Storks are large, long-legged, long-necked wading birds with long, stout bills. They belong to the family Ciconiidae. They are the only family in the biological order Ciconiiformes, which was once much larger and held a number of families. Storks occur in many regions of the world and tend to live in drier habitats than the related herons, spoonbills and ibises; they also lack the powder down that those groups use to clean off fish slime. Storks have no syrinx and are mute, giving no call; bill-clattering is an important mode of stork communication at the nest. Many species are migratory. Most storks eat frogs, fish, insects, earthworms, small birds and small mammals. There are 19 living species of storks in six genera. Various terms are used to refer to groups of storks, two frequently used ones being a muster of storks and a phalanx of storks. Storks tend to use soaring, gliding flight, which conserves energy. Soaring requires thermal air currents.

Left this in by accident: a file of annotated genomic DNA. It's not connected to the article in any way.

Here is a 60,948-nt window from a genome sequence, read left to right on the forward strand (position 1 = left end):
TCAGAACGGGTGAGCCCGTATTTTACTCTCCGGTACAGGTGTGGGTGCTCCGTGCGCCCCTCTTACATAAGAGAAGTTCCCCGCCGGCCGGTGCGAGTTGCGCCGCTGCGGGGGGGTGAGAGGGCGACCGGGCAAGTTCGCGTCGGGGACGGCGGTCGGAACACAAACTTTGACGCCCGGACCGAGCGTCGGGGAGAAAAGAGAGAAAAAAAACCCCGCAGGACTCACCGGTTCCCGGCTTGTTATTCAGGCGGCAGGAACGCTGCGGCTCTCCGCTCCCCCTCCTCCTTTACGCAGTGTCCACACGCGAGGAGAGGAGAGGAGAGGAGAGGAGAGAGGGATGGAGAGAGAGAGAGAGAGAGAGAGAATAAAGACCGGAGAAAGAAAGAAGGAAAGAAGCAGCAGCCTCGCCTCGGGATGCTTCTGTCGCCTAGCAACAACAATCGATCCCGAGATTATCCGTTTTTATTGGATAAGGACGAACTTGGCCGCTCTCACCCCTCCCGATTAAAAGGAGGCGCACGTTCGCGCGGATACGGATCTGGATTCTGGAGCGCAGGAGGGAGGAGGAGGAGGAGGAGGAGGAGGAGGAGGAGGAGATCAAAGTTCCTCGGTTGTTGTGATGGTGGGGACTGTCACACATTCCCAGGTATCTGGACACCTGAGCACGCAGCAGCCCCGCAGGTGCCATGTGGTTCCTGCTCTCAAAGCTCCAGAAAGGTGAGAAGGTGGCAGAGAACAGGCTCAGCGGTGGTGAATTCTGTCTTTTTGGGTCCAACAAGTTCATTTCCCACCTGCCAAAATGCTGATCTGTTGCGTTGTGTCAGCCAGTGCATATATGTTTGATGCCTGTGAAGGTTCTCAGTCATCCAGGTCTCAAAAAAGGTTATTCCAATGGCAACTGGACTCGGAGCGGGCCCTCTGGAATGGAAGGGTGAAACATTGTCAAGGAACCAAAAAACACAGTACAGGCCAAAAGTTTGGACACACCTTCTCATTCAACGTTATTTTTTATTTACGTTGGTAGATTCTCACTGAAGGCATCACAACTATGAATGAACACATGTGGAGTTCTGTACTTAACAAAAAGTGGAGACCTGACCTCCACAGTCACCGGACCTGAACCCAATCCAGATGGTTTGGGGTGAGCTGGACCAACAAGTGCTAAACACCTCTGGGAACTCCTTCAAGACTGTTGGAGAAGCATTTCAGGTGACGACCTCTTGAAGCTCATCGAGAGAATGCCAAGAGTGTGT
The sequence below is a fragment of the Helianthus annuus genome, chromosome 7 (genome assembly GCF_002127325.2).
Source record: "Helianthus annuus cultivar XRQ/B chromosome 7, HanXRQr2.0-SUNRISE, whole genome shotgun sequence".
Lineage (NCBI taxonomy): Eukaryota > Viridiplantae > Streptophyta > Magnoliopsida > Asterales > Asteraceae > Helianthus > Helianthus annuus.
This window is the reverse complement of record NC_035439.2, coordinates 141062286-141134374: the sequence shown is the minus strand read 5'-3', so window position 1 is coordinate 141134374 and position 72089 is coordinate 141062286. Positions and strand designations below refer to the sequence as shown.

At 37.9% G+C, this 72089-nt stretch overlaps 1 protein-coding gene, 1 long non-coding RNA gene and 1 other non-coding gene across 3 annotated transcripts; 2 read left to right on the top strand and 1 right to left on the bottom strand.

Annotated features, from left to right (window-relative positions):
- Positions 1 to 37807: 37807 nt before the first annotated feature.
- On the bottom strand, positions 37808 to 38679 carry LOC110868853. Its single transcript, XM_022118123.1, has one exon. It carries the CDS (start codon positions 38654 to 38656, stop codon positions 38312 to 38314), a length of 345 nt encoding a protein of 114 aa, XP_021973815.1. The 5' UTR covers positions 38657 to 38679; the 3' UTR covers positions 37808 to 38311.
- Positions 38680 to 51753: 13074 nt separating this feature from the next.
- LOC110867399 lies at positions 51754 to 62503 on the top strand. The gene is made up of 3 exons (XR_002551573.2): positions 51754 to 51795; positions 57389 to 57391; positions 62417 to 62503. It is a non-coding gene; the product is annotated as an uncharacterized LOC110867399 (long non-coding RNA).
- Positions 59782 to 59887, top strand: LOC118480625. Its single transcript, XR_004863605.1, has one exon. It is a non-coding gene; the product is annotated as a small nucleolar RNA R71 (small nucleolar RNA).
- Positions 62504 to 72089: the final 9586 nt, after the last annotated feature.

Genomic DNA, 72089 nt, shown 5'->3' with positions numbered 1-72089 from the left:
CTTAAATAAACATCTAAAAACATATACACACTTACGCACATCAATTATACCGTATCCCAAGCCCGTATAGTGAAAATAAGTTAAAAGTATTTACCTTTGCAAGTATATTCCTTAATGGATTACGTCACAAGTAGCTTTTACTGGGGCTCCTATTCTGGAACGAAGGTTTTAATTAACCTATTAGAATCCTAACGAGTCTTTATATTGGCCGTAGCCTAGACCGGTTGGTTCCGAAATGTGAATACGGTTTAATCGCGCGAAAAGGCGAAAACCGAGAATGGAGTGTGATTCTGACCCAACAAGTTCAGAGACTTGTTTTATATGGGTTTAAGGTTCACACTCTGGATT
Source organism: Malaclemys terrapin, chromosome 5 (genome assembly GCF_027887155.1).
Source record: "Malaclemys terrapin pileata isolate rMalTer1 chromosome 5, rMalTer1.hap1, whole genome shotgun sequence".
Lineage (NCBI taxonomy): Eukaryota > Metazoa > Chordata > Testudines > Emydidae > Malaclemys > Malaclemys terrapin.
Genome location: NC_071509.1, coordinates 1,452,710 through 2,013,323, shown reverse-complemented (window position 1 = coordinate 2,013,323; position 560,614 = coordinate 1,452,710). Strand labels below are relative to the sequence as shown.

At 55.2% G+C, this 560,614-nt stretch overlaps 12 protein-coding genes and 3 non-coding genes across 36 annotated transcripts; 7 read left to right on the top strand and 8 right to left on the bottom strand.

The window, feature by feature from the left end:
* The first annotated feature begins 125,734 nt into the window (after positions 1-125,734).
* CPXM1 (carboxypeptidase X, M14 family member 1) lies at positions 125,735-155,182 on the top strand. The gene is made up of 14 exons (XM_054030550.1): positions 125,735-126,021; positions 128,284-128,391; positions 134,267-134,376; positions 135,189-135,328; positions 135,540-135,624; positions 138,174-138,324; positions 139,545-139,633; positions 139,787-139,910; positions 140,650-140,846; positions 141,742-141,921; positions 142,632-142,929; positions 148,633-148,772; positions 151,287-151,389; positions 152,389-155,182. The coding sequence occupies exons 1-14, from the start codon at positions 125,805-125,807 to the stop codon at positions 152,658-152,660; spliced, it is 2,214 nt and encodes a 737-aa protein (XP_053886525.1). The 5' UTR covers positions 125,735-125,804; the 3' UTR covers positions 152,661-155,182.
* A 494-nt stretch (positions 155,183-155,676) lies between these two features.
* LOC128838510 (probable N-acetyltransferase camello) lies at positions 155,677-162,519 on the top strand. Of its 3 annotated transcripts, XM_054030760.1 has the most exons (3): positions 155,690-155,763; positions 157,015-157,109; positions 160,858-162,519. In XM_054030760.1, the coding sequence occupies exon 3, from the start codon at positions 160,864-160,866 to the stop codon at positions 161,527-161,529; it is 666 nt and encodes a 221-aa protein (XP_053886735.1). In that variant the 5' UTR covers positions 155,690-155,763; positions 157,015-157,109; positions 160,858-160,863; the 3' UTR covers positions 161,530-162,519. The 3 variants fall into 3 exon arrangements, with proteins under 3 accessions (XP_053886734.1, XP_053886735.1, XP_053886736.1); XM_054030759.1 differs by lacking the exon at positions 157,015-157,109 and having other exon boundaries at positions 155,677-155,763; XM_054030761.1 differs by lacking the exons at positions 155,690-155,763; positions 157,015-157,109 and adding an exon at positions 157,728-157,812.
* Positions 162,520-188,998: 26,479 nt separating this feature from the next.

Contributions by Jimfbleak, Zosodada, and Wetman.